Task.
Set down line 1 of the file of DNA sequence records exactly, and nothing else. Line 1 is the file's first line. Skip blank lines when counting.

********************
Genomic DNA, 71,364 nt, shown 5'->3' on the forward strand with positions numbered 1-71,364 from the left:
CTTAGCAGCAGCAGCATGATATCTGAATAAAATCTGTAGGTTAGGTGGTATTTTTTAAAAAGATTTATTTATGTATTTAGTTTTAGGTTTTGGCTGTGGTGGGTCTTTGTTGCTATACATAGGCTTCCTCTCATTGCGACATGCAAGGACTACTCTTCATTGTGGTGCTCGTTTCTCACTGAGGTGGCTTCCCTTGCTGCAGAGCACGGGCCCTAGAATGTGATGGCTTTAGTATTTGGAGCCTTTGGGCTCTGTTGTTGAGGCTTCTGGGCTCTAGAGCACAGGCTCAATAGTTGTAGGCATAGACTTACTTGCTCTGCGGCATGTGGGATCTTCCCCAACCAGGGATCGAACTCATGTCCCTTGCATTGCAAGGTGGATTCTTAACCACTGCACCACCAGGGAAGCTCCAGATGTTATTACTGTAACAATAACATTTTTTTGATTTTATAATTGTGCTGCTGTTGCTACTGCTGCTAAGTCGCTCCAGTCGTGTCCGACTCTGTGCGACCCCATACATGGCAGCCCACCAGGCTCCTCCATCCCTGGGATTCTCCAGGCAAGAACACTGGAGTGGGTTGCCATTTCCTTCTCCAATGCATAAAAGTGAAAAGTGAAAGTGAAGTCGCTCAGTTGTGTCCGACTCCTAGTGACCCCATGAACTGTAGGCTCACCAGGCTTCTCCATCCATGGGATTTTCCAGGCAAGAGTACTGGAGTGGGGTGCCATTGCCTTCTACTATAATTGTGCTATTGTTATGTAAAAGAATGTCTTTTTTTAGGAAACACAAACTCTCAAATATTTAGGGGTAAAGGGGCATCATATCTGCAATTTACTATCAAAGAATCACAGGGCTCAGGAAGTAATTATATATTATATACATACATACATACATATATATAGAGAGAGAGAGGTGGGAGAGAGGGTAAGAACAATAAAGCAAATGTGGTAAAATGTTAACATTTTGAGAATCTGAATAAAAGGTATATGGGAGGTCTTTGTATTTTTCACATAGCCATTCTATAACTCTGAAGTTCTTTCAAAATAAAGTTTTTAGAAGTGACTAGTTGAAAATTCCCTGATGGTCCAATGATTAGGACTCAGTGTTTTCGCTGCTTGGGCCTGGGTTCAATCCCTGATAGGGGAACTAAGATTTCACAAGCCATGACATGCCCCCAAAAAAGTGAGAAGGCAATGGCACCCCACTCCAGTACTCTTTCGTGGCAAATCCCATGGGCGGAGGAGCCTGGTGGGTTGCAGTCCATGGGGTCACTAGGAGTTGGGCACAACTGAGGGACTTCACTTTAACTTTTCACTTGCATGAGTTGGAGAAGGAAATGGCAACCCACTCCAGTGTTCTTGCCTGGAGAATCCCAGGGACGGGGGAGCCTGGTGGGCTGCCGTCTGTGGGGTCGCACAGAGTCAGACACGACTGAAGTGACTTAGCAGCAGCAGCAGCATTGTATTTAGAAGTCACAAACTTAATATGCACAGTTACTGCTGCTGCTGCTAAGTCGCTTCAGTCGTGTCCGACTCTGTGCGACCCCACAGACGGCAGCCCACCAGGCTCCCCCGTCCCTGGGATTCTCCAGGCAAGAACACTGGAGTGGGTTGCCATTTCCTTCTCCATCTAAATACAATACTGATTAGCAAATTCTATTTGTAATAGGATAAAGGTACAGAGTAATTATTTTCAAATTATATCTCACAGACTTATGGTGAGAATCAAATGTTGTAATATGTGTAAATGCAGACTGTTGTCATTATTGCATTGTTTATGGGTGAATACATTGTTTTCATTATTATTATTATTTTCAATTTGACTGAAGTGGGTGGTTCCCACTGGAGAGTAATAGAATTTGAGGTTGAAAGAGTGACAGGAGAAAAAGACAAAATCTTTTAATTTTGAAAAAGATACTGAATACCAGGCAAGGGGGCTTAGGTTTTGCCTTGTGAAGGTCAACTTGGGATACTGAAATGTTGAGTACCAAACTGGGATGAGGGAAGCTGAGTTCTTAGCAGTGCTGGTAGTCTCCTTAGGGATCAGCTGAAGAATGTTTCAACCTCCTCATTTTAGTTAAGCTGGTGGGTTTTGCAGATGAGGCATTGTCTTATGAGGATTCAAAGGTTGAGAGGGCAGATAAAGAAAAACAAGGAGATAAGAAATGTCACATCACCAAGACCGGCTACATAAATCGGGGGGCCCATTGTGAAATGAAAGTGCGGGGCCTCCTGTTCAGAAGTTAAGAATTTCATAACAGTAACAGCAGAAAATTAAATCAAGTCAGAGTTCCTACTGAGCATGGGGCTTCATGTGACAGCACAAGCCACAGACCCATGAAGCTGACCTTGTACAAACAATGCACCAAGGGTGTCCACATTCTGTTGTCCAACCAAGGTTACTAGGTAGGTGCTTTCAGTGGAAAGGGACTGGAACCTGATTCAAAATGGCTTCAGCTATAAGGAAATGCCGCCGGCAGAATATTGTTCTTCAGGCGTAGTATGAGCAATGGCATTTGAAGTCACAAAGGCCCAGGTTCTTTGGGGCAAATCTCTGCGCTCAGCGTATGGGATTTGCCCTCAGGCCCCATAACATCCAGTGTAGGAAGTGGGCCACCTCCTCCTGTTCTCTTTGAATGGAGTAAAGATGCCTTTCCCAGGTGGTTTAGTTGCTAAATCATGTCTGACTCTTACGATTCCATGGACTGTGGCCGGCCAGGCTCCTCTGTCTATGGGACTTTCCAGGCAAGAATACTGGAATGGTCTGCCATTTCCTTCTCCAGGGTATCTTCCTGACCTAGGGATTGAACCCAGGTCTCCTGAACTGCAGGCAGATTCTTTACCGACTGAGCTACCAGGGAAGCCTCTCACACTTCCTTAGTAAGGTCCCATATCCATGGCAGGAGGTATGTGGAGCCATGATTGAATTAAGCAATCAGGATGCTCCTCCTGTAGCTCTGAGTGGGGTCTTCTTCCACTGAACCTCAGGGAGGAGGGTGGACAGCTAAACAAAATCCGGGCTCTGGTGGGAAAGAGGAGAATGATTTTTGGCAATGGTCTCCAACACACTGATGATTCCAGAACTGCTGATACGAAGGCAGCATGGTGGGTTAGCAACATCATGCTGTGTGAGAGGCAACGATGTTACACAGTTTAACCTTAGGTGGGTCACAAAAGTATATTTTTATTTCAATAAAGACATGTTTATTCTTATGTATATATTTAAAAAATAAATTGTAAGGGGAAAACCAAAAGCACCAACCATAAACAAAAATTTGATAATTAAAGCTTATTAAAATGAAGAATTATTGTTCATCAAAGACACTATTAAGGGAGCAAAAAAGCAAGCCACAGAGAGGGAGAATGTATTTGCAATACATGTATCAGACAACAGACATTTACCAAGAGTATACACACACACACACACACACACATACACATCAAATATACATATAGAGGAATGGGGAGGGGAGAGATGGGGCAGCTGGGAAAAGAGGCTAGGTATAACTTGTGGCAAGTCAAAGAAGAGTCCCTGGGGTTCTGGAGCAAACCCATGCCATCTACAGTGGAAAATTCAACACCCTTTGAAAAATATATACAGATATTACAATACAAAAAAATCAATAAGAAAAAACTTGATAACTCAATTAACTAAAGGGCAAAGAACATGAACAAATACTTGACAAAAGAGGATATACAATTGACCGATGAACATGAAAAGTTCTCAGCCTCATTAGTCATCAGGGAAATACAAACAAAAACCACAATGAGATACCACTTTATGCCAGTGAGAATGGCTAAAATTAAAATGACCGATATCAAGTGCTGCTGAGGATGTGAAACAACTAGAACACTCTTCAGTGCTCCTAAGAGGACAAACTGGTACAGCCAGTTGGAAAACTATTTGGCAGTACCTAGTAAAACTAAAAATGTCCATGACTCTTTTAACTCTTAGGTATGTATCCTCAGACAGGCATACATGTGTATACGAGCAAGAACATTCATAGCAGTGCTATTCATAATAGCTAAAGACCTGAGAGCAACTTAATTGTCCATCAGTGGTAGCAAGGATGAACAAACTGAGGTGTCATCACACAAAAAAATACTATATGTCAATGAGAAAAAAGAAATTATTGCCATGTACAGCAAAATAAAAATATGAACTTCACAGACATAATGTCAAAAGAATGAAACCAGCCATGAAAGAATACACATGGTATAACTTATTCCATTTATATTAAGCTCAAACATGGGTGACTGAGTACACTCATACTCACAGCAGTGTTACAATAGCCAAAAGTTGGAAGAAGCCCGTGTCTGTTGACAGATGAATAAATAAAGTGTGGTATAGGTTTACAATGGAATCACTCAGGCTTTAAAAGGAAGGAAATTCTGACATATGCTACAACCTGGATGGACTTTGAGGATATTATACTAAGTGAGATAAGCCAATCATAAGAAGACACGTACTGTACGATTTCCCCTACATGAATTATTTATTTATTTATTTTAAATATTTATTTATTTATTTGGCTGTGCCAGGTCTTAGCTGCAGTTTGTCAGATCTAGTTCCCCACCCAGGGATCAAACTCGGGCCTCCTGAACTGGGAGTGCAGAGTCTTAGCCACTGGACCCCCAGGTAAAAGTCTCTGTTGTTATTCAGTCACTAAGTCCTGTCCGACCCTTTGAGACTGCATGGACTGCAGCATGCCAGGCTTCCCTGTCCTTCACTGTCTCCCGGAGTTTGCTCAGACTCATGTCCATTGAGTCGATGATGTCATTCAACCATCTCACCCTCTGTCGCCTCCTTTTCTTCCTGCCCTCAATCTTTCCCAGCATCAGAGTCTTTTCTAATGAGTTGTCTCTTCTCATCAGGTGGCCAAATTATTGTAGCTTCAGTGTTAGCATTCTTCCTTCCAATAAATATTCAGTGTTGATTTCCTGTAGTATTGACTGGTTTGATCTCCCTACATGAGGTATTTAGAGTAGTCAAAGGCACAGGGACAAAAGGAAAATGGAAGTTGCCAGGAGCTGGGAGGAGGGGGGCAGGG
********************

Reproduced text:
Genomic DNA, 71,364 nt, shown 5'->3' on the forward strand with positions numbered 1-71,364 from the left: